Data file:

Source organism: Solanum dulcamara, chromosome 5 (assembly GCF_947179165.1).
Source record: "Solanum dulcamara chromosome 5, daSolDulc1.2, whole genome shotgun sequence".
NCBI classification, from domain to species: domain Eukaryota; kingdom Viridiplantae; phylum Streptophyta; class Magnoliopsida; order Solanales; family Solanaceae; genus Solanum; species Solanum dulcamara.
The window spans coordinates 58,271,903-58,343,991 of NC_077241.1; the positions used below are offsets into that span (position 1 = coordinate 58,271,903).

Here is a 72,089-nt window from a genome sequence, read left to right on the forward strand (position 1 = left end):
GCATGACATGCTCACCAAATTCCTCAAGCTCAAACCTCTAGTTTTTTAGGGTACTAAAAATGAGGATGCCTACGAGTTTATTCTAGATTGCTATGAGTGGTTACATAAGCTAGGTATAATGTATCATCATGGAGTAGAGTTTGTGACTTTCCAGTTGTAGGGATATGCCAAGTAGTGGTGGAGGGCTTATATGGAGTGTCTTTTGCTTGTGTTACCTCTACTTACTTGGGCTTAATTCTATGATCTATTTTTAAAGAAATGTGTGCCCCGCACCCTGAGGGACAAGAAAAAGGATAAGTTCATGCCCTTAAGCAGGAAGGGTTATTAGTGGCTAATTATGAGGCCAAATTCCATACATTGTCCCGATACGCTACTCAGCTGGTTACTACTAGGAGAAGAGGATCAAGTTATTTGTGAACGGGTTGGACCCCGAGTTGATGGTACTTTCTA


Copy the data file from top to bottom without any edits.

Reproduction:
Source organism: Solanum dulcamara, chromosome 5 (assembly GCF_947179165.1).
Source record: "Solanum dulcamara chromosome 5, daSolDulc1.2, whole genome shotgun sequence".
NCBI classification, from domain to species: domain Eukaryota; kingdom Viridiplantae; phylum Streptophyta; class Magnoliopsida; order Solanales; family Solanaceae; genus Solanum; species Solanum dulcamara.
The window spans coordinates 58,271,903-58,343,991 of NC_077241.1; the positions used below are offsets into that span (position 1 = coordinate 58,271,903).

Here is a 72,089-nt window from a genome sequence, read left to right on the forward strand (position 1 = left end):
GCATGACATGCTCACCAAATTCCTCAAGCTCAAACCTCTAGTTTTTTAGGGTACTAAAAATGAGGATGCCTACGAGTTTATTCTAGATTGCTATGAGTGGTTACATAAGCTAGGTATAATGTATCATCATGGAGTAGAGTTTGTGACTTTCCAGTTGTAGGGATATGCCAAGTAGTGGTGGAGGGCTTATATGGAGTGTCTTTTGCTTGTGTTACCTCTACTTACTTGGGCTTAATTCTATGATCTATTTTTAAAGAAATGTGTGCCCCGCACCCTGAGGGACAAGAAAAAGGATAAGTTCATGCCCTTAAGCAGGAAGGGTTATTAGTGGCTAATTATGAGGCCAAATTCCATACATTGTCCCGATACGCTACTCAGCTGGTTACTACTAGGAGAAGAGGATCAAGTTATTTGTGAACGGGTTGGACCCCGAGTTGATGGTACTTTCTA